Also I don't see that doing it 'The JBoss way' with xdoclets is a solution for that, since there _is_ a clear difference between development and deployment.
    </quote>

    Agree, that's why the Xdoclet people implemented "merge points", to separate design-time attributes from deploy-time ones.

    see http://xdoclet.sourceforge.net/merge.html

    -- Andres
  35. I agree but I disagree.

    Yes - we need tools to package stuff and create the
    deployment descriptors.

    But no GUI's please. It should be script-based. And
    since most are using Ant then it should be Ant tasks.

    And that also means no proprietary tools. We need tools
    that work with multiple/all app-servers.

    If the app-server vendors would commit to providing
    compatible ant tasks for their app-servers then fine.
  36. People, if you are editing XML deployment descriptors manually to configure your apps when you install them, you are not in the 21st century. From WebSphere 4.0 on you have not had to do this. Use the tools. Now we're at WebSphere 5. Get with it.
  37. I can't understand your concern about tinkering with XML DD files. If your using tools such as AAT or WSAD, the ejb.jar files and DD are taken care for you. The easy export of an EAR to import to WAS is as simple as 1,2,3. I agree WAS 3.5.4 was most difficult but with WAS 4.0 EAR and WAR is a no brainer. I agree open source gives us options, (Struts, Apache, Linux), but to take a chance for enterprise solutions with loadbalancing and object Session persitence, are you gonna trust JBOSS? In fact, we don't even want to get into Security frameworks and persistence (Container Management).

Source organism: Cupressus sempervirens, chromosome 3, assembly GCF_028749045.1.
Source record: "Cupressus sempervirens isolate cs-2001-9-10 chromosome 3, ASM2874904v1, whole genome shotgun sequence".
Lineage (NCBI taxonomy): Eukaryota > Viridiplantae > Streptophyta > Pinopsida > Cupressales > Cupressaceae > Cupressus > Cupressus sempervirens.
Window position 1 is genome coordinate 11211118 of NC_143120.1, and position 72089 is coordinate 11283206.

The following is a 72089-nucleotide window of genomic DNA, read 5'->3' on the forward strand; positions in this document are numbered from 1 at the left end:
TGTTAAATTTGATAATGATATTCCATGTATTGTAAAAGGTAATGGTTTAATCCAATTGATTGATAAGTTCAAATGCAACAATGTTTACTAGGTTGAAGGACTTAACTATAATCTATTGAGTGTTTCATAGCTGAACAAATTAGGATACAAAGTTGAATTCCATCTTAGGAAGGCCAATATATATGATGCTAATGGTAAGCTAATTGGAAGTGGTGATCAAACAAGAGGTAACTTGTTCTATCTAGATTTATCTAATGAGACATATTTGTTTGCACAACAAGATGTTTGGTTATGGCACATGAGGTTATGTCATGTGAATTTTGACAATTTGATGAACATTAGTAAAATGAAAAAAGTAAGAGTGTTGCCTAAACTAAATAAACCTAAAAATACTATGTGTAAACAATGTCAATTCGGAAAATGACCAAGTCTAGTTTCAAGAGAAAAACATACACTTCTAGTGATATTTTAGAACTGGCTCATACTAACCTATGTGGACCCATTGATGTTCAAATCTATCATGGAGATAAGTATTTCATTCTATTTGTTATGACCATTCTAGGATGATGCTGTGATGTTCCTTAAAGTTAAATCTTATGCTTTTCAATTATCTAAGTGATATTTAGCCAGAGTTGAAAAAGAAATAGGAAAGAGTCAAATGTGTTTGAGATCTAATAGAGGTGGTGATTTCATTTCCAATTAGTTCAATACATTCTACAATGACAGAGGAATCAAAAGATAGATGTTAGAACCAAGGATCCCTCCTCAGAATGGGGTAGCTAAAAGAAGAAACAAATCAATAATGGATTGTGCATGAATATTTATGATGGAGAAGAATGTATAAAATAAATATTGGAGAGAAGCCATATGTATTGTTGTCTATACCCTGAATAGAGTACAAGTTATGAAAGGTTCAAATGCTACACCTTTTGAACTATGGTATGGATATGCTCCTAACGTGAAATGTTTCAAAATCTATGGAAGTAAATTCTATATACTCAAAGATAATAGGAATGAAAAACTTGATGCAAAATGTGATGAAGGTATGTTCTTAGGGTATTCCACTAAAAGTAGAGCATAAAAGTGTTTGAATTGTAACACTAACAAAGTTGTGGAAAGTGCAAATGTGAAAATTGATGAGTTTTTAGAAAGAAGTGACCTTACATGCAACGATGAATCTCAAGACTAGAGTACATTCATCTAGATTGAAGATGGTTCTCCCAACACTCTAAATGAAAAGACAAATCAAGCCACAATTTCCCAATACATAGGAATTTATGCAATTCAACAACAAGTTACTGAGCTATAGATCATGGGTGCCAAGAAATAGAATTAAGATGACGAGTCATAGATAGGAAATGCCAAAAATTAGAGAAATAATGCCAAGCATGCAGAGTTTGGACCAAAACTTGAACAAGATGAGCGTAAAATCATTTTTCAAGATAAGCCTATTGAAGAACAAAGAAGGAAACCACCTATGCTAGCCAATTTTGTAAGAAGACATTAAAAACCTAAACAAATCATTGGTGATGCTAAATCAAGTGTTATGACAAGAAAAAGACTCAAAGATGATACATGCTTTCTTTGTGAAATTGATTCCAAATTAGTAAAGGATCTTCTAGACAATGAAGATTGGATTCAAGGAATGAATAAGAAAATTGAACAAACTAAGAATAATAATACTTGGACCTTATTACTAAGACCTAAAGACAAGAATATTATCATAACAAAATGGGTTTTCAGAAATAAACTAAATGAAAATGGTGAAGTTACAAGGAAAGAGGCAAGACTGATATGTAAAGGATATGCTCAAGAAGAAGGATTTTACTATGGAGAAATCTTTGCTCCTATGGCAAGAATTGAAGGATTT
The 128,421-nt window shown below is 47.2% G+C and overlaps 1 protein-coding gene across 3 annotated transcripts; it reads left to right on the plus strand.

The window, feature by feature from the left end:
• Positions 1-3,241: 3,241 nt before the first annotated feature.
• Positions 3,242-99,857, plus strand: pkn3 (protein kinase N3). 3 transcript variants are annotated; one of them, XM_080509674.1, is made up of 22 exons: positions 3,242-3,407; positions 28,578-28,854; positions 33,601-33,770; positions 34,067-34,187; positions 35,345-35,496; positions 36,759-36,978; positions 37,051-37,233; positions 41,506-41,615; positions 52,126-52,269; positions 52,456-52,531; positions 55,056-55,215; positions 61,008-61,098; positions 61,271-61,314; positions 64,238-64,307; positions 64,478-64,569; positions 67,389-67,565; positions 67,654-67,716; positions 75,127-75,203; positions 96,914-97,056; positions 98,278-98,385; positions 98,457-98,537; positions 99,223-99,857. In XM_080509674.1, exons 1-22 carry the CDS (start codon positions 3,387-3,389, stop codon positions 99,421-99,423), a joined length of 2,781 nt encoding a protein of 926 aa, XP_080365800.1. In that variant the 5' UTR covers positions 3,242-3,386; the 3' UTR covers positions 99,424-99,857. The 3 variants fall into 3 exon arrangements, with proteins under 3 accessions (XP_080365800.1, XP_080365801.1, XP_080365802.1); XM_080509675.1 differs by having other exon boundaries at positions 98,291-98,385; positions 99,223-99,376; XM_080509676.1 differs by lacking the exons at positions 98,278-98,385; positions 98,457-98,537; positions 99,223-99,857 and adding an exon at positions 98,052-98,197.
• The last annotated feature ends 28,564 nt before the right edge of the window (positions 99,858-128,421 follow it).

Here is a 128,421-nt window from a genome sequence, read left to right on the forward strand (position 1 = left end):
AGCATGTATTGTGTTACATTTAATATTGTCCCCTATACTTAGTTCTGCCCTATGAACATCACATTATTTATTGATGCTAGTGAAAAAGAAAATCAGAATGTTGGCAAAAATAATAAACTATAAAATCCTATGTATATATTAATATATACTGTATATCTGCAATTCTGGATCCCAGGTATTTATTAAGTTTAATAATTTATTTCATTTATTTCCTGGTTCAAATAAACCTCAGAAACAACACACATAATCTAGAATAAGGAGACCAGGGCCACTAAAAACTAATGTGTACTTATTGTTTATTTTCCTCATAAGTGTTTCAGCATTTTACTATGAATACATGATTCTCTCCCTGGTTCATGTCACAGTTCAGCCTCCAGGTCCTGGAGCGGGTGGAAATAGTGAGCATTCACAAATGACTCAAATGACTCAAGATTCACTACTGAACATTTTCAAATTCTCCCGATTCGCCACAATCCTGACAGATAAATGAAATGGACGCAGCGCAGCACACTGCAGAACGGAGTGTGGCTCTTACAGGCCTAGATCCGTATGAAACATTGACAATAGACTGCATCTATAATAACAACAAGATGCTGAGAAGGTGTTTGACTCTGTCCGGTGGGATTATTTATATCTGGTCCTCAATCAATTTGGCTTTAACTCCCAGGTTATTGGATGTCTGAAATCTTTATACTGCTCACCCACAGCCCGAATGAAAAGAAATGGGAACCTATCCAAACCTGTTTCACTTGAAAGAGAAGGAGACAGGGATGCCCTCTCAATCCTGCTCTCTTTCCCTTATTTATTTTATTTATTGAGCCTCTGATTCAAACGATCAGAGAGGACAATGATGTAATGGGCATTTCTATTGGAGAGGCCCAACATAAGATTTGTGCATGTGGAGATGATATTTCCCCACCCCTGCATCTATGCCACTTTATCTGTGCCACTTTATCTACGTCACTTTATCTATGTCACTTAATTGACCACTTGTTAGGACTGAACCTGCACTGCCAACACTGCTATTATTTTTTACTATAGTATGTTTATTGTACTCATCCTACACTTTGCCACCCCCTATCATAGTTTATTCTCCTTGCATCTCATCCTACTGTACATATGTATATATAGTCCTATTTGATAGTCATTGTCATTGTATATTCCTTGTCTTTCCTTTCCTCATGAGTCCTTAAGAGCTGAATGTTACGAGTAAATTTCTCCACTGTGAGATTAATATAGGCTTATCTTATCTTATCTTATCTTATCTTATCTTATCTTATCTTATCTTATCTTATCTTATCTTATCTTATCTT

38. It amazes me more and more every day how many things can .net dollars buy. From instigating reports, to clueless programmers that all they want is to have a little IDE tool to write macros and for things to magically happen.

    Can anyone see that this site is now an M$, anti-ejb dump ground?
  39. I think both BEA and IBM are well positioned in the App server market.

    I create my ear file using ant script but I have done that also with JDeveloper and IDEA to deploy in Weblogic 7.0. The best thing is that you know what you are putting in ear/war file and since the deployment descriptor and ear/war is a part of specs this makes easy on the developer side